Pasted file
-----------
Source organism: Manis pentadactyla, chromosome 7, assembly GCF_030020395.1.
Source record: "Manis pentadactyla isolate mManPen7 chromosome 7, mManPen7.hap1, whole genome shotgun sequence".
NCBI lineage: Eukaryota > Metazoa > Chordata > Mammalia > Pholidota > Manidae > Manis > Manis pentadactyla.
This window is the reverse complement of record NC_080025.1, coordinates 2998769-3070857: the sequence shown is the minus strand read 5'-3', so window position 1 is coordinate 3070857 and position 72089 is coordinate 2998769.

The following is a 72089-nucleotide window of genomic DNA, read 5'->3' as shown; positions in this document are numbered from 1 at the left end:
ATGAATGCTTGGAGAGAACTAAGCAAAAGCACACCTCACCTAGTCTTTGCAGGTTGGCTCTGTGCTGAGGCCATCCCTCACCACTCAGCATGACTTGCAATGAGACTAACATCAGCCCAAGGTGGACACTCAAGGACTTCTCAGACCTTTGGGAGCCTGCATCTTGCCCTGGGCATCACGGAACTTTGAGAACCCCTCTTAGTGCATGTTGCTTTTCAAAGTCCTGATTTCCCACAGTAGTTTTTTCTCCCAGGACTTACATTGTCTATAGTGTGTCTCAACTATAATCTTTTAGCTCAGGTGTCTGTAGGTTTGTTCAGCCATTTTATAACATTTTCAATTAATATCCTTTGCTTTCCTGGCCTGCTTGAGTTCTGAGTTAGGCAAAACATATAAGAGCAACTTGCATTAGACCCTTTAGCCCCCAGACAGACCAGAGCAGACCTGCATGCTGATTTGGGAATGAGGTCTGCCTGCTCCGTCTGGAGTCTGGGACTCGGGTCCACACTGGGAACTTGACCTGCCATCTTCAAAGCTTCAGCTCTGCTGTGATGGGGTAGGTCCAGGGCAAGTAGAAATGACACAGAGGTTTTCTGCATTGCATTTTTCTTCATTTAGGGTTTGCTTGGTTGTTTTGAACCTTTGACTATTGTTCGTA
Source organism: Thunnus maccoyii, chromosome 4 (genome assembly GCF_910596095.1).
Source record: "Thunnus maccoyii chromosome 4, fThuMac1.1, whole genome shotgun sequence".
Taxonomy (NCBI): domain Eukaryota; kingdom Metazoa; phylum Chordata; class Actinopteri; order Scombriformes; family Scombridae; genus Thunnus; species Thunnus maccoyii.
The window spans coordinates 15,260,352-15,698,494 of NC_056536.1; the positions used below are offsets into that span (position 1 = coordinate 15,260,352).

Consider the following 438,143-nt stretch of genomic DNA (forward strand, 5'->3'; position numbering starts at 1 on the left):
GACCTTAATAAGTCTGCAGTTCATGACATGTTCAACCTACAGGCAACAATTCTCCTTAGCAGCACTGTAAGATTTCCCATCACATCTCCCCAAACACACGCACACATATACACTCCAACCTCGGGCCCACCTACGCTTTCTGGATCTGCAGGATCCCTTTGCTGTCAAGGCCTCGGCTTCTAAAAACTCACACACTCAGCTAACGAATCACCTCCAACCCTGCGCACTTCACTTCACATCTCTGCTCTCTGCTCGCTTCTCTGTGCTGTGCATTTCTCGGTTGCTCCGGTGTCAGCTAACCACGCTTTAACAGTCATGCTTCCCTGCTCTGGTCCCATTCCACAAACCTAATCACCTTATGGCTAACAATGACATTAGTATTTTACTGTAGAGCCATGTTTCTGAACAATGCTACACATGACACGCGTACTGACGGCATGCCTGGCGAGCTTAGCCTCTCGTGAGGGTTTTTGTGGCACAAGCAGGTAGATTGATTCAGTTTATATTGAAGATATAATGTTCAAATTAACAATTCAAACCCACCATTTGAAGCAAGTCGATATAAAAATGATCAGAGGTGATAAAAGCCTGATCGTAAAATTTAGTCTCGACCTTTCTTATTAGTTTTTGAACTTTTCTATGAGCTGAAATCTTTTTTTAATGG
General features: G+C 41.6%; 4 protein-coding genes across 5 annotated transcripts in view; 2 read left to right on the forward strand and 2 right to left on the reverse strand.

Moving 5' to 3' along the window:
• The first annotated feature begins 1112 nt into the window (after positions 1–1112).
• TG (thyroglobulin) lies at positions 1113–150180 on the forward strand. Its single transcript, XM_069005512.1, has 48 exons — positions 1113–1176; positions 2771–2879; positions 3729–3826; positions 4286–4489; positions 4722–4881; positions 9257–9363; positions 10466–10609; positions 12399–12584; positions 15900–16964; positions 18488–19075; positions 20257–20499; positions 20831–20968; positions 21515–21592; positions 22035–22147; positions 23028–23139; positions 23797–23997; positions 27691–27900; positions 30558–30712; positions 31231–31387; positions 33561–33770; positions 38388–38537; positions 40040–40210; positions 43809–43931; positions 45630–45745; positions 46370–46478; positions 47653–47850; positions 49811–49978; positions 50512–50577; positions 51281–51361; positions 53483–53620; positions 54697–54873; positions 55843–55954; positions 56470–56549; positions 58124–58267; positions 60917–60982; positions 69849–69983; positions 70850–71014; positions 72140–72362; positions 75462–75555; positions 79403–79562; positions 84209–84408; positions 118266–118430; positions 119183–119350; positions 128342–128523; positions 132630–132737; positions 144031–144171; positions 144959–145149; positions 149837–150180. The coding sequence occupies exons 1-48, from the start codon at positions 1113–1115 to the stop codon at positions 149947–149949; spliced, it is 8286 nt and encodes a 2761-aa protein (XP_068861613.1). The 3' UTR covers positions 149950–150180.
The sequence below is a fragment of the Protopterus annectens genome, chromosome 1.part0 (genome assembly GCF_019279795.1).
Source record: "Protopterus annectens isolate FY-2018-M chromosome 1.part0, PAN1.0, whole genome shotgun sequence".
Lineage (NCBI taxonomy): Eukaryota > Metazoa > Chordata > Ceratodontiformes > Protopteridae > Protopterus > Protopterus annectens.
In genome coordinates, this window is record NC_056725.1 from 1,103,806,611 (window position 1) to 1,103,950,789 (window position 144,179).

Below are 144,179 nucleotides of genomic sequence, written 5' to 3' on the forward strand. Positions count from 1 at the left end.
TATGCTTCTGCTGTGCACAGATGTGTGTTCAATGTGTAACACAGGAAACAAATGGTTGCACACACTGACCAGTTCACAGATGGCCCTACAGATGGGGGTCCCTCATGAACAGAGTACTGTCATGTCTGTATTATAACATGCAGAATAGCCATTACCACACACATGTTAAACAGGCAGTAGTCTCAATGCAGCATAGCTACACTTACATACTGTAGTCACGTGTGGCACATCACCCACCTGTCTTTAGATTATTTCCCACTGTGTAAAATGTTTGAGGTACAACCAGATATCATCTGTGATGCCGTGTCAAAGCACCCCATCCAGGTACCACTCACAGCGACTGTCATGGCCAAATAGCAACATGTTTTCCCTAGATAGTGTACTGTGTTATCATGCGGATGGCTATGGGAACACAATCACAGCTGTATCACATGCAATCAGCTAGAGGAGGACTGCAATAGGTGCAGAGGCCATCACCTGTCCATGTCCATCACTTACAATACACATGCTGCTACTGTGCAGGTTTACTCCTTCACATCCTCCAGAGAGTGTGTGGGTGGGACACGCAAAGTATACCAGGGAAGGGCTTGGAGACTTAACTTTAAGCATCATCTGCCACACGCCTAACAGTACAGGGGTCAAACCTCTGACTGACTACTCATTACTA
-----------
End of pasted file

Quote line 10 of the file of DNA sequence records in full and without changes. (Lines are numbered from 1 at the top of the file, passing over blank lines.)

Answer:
The window spans coordinates 15,260,352-15,698,494 of NC_056536.1; the positions used below are offsets into that span (position 1 = coordinate 15,260,352).